Pairings: Alex Rider/Yassen Gregorovich
Summary: MI6 are rather surprised by the news that one of their agents is dead. Because as far as they knew, he died twelve years previously. Mrs Jones investigates.
A/N: ranilos wanted something tying in with To The Sea/Lights Out where Mrs Jones finds out years later that Alex and Yassen are still together. And so this happened...(it's pretty much an epilogue/postscript to those fics, so won't make a lot of sense if you've not read them first).
Cross-posted to AO3.
Mrs Jones looked up at the unexpected tap on her door and frowned. A glance at the clock suggested her secretary had left two hours ago. Mrs Jones had stayed on; she normally did, there was little to go home for. She tabbed across the windows on her screen to the CCTV view of the outer office, reflecting wryly that any threat who'd breached building security to get this far would be unlikely to knock.
The screen showed a young woman in a smart suit, hand half-raised in apparent indecision as to whether she should knock again. One of the latest batch of recruits, Mrs Jones thought. Tasker? Something like that.
"Come in," she called, and looked up as the door opened.
"Sorry to interrupt you ma'am." The new arrival hesitated in the doorway. Trasker, thought Mrs Jones. That was it. Jane Trasker. She sighed inwardly. When your actual agents started looking like they should still be at school, maybe it was time to think about that retirement plan.
"Come in," she repeated, waving the girl impatiently towards her. "What is it?"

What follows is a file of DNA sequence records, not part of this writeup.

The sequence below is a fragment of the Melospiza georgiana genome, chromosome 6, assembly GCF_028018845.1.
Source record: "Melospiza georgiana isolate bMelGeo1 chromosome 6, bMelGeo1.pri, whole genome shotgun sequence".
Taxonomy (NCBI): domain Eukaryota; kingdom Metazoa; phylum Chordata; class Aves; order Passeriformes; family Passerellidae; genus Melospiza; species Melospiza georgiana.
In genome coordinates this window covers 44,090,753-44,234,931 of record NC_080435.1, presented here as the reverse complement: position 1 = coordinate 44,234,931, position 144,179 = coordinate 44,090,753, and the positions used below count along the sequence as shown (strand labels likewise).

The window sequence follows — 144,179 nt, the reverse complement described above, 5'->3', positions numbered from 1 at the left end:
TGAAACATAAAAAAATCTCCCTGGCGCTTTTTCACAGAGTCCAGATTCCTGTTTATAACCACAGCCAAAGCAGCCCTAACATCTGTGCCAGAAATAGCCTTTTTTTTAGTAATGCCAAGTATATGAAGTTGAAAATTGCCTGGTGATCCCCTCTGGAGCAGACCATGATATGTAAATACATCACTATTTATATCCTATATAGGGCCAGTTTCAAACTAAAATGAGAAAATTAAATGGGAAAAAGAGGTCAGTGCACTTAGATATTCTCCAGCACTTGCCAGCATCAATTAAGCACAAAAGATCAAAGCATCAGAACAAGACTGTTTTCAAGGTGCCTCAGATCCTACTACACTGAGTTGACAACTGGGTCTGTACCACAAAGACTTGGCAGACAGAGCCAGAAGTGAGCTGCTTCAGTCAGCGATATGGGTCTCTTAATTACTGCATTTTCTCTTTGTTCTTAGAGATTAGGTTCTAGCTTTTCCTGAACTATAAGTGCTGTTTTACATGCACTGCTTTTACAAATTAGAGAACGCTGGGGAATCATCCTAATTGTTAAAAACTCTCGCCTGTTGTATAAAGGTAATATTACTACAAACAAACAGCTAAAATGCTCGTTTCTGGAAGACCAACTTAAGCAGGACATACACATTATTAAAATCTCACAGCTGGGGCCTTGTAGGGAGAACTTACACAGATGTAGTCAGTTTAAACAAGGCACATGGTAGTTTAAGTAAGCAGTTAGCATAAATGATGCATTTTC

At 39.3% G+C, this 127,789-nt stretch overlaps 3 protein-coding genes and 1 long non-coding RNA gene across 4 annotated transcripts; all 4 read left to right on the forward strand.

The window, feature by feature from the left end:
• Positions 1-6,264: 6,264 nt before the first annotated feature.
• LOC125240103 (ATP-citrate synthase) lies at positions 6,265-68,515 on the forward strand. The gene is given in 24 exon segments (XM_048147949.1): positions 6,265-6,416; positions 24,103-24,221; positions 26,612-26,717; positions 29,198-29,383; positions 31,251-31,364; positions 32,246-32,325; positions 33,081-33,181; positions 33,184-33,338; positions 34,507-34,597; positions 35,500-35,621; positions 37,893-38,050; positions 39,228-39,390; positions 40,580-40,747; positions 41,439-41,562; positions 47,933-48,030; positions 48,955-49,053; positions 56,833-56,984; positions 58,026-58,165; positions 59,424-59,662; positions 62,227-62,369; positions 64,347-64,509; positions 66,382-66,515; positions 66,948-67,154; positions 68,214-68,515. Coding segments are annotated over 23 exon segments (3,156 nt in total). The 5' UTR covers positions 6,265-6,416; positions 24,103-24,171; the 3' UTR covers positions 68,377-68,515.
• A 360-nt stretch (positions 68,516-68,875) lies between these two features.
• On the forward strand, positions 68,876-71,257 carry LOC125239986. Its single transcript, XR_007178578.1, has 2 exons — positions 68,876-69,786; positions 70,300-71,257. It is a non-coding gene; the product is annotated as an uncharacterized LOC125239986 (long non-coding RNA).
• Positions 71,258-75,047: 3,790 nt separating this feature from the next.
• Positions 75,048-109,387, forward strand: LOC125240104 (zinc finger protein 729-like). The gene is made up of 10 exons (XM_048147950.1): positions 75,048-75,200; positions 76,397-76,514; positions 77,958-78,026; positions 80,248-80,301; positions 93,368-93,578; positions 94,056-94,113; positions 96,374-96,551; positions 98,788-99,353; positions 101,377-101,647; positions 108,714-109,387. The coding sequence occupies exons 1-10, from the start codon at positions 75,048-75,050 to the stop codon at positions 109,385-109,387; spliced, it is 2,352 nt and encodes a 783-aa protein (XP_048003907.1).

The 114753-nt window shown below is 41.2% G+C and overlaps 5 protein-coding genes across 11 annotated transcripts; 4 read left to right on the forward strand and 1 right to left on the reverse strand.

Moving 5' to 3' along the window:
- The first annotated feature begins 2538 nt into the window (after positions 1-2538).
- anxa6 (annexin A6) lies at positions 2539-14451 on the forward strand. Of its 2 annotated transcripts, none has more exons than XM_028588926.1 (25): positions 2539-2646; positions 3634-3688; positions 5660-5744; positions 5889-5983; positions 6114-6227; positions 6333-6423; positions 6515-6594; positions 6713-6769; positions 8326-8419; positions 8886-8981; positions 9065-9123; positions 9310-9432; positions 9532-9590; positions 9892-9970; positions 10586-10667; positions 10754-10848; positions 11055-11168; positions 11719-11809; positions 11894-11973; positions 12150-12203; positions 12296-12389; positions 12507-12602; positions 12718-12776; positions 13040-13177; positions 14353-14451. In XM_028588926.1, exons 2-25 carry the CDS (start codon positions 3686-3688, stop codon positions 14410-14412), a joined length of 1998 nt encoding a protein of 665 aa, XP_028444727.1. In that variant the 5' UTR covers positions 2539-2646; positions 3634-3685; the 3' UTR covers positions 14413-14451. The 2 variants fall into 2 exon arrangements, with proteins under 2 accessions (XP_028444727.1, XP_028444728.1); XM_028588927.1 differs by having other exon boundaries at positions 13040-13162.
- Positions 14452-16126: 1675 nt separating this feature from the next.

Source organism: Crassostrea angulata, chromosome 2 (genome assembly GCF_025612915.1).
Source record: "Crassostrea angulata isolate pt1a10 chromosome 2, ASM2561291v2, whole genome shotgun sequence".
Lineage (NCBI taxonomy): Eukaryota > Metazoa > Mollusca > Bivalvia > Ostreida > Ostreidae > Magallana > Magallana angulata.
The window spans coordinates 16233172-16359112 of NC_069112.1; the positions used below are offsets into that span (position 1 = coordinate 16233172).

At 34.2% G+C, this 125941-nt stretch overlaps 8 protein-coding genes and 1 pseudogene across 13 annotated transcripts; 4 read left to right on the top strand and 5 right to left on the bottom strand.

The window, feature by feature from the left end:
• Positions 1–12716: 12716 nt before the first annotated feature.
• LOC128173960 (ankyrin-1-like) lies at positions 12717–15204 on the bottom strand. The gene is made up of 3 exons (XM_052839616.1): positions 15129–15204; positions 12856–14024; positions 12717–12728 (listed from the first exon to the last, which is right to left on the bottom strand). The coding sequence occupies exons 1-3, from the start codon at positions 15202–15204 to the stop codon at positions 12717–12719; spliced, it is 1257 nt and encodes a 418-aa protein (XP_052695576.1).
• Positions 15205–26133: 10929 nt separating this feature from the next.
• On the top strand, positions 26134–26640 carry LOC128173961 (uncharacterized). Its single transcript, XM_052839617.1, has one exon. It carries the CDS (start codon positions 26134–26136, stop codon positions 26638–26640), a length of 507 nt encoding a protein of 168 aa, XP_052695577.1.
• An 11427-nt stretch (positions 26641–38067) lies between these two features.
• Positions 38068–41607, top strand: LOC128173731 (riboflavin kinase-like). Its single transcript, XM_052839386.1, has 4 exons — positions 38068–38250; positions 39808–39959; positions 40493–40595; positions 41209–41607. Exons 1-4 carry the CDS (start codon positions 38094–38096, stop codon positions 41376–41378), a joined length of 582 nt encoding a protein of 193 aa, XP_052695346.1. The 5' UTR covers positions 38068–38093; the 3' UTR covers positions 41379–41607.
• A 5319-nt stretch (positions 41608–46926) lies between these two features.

"We've - encountered a bit of an anomaly," Trasker said. "I wouldn't normally have bothered you, but - well, your name came up, and I didn't want to - maybe put my foot in it, if there was an operation in place that I wasn't aware of."
Mrs Jones looked at her. "Go on." Not inviting her to sit down, in the hope she'd get to the point more quickly.
Trasker straightened her posture and mustered her thoughts briefly before reporting. "Two weeks ago, a body was washed up on the coast of mainland Greece. No identification, and cause of death was determined to be impact trauma, as if they'd fallen from a considerable height. Which was simple enough, only the autopsy also revealed traces of a sedative in the deceased's system." She paused, as if inviting comment.
"So - tourist, takes a valium to sleep through the appalling nightlife music, wanders out of his hotel disoriented and falls off the cliff?" Mrs Jones hypothesised, knowing it would be something more complicated or Trasker wouldn't be standing there.
"Exactly. Only thing was, no-one was reported missing. So they ran a dental record check." She hesitated again, and Mrs Jones frowned. A taste for dramatic pauses was definitely not something to be encouraged.